The Stubbornness of Culture
In 2013 J. D. Vance graduated from Yale Law School, an accomplishment he shared that year with the following fraction of his fellow Americans: 0.00000063.
I deduced this remarkable statistic very simply, by dividing the number of students in the Yale Law School class (208) by the population of the United States, which, at this writing—5/7/18, 16:47 hours GMT—is 327,675,133.
One reaction to this data point might be, “So what’s all the fuss about?” After all, if your grandparents can leave southeastern Kentucky and take their pernicious culture with them to Ohio, and if, despite that, their grandson can graduate from Yale Law School, then everything must be peachy-keen, right? The American Dream must be alive and well, even in Jackson, Kentucky.
Of course, that’s not how Vance sees it. He looks at a different set of statistics. Roughly 30% of Americans are working class people. Therefore, there must have been roughly 70 students with working class backgrounds in Vance’s class at Yale Law School, right? After all, this is America and graduating from places like Yale Law is how the American Dream stays alive for disadvantaged kids.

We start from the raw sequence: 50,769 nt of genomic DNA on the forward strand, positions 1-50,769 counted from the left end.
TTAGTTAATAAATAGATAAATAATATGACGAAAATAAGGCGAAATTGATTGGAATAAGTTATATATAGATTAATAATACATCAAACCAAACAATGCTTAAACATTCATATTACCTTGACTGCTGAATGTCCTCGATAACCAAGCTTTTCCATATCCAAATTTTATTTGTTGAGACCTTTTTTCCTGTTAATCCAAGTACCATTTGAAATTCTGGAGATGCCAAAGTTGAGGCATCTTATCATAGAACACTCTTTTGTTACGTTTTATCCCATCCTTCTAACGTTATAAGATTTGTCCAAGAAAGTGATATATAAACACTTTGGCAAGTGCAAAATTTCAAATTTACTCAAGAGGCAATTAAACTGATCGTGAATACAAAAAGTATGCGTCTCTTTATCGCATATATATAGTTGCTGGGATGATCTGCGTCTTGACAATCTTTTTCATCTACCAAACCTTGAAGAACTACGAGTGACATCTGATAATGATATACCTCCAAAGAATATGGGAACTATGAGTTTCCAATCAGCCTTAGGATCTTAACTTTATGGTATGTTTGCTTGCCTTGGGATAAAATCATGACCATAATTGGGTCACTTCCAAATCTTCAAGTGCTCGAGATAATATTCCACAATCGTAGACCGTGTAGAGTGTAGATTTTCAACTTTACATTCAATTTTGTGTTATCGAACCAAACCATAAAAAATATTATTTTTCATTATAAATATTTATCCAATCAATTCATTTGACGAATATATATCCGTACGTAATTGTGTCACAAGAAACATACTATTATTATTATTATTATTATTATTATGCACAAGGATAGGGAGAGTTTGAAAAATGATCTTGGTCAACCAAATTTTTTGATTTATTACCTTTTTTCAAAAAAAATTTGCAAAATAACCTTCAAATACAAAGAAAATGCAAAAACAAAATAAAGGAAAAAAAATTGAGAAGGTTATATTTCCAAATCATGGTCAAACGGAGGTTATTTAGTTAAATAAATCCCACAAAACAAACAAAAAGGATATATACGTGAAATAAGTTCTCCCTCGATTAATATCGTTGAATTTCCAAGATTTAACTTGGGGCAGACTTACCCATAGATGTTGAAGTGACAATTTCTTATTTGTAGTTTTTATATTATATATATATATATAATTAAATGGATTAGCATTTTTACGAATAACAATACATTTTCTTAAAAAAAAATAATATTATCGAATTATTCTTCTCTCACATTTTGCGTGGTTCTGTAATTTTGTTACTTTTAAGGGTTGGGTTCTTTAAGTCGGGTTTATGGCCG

Actually, there was one—Vance. (Harvard Law, by the way, is even worse.)
Yale prides itself on its affirmative action outreach programs, activities that have led to overrepresentation at the Law School among women (53%) and people of color (47%). Can anyone imagine the outrage if women or minorities were underrepresented at Yale by a factor of 70? It’s the very fact that no one cares, that there’s no outrage at all, that has Vance riled up.
But even if all you care about is gender and racial discrimination, think about the reason “Hillbilly Elegy” struck such a nerve. Unlike America’s elites, working people care very much about their marginalization in America. They are outraged that they are treated like pond scum by the likes of Yale and Harvard.